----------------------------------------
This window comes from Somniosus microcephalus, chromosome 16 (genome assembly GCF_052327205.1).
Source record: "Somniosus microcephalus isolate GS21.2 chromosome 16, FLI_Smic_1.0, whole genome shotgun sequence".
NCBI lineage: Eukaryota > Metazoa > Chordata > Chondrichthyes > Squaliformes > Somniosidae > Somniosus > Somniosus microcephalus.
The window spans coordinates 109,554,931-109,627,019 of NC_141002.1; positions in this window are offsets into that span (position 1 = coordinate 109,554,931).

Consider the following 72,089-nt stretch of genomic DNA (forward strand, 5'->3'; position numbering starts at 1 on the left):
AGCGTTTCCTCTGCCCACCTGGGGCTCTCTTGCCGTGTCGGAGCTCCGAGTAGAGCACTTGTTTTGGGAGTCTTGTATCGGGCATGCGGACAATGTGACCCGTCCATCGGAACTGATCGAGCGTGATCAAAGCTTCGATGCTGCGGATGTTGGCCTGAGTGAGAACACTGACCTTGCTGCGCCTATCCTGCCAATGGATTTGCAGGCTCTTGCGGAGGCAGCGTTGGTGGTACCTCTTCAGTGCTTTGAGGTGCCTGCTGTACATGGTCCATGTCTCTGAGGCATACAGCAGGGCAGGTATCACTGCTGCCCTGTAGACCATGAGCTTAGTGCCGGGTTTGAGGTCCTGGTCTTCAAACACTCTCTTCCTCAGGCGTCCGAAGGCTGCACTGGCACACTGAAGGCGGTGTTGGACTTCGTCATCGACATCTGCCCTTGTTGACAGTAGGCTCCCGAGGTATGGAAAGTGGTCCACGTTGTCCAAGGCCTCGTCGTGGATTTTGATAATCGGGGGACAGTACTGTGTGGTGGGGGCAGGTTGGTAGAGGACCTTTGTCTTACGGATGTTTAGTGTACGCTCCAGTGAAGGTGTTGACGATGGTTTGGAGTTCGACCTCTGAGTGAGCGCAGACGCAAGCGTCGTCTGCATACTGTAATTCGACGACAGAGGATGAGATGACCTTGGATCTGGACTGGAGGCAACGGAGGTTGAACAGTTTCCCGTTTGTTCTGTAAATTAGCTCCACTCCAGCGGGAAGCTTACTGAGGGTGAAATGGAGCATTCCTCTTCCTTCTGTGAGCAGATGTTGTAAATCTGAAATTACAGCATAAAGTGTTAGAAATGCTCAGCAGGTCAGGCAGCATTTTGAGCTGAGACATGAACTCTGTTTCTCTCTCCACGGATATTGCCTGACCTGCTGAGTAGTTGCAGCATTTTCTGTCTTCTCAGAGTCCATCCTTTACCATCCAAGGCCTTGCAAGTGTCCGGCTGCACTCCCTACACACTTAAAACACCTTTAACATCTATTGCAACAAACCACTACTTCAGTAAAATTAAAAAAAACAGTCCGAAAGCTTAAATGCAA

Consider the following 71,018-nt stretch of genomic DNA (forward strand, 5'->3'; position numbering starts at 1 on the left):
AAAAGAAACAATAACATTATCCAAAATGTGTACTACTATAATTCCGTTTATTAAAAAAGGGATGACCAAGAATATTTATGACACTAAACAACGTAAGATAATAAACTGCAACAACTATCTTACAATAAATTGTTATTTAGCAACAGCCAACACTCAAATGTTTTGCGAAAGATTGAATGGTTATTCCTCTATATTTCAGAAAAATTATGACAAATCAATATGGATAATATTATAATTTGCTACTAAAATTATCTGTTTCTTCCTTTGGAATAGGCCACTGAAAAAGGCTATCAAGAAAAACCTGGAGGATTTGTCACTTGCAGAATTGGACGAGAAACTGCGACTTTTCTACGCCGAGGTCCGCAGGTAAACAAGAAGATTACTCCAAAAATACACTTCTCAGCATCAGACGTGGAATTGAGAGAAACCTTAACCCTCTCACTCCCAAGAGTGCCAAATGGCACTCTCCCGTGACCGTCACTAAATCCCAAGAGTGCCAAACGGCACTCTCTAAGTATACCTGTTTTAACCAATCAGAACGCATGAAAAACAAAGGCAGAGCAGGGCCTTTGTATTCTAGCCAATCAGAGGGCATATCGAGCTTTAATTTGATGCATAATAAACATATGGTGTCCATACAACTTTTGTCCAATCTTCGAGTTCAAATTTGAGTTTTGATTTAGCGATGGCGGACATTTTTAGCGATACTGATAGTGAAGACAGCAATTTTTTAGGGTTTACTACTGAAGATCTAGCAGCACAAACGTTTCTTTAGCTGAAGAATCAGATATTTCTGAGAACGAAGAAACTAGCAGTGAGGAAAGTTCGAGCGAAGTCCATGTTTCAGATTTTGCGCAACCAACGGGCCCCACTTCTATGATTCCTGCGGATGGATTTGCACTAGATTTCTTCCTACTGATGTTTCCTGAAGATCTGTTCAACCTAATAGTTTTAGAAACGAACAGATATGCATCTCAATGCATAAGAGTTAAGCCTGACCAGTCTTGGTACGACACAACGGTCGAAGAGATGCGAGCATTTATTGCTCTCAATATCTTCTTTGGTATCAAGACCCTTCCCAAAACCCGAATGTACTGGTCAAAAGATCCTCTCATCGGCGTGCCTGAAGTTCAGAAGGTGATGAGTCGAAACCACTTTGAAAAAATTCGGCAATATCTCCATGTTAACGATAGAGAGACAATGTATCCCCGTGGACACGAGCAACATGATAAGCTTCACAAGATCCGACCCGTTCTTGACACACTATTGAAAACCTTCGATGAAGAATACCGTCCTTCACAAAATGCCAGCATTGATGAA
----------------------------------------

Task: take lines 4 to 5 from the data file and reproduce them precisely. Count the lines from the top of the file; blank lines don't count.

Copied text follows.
The window spans coordinates 109,554,931-109,627,019 of NC_141002.1; positions in this window are offsets into that span (position 1 = coordinate 109,554,931).

Consider the following 72,089-nt stretch of genomic DNA (forward strand, 5'->3'; position numbering starts at 1 on the left):